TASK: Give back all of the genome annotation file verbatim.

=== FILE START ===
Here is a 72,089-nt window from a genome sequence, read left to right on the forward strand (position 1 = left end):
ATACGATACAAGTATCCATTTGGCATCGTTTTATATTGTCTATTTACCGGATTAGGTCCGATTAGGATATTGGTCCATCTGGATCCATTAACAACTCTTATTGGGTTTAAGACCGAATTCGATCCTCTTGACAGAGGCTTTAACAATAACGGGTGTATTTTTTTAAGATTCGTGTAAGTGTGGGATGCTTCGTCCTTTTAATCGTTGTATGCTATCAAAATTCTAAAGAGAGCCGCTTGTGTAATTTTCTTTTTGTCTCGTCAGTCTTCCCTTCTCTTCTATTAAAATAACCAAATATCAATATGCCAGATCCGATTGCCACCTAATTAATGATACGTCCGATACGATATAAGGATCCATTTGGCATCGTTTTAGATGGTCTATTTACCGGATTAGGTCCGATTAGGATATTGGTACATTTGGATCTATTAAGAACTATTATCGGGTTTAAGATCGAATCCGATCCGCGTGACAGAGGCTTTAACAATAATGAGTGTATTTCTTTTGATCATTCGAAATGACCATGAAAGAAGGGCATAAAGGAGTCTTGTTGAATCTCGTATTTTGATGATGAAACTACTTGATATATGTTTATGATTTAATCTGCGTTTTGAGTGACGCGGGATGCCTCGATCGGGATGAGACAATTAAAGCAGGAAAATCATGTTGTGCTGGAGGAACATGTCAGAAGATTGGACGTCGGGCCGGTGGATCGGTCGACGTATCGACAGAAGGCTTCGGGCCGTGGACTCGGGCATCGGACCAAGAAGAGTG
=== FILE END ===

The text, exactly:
Here is a 72,089-nt window from a genome sequence, read left to right on the forward strand (position 1 = left end):
ATACGATACAAGTATCCATTTGGCATCGTTTTATATTGTCTATTTACCGGATTAGGTCCGATTAGGATATTGGTCCATCTGGATCCATTAACAACTCTTATTGGGTTTAAGACCGAATTCGATCCTCTTGACAGAGGCTTTAACAATAACGGGTGTATTTTTTTAAGATTCGTGTAAGTGTGGGATGCTTCGTCCTTTTAATCGTTGTATGCTATCAAAATTCTAAAGAGAGCCGCTTGTGTAATTTTCTTTTTGTCTCGTCAGTCTTCCCTTCTCTTCTATTAAAATAACCAAATATCAATATGCCAGATCCGATTGCCACCTAATTAATGATACGTCCGATACGATATAAGGATCCATTTGGCATCGTTTTAGATGGTCTATTTACCGGATTAGGTCCGATTAGGATATTGGTACATTTGGATCTATTAAGAACTATTATCGGGTTTAAGATCGAATCCGATCCGCGTGACAGAGGCTTTAACAATAATGAGTGTATTTCTTTTGATCATTCGAAATGACCATGAAAGAAGGGCATAAAGGAGTCTTGTTGAATCTCGTATTTTGATGATGAAACTACTTGATATATGTTTATGATTTAATCTGCGTTTTGAGTGACGCGGGATGCCTCGATCGGGATGAGACAATTAAAGCAGGAAAATCATGTTGTGCTGGAGGAACATGTCAGAAGATTGGACGTCGGGCCGGTGGATCGGTCGACGTATCGACAGAAGGCTTCGGGCCGTGGACTCGGGCATCGGACCAAGAAGAGTG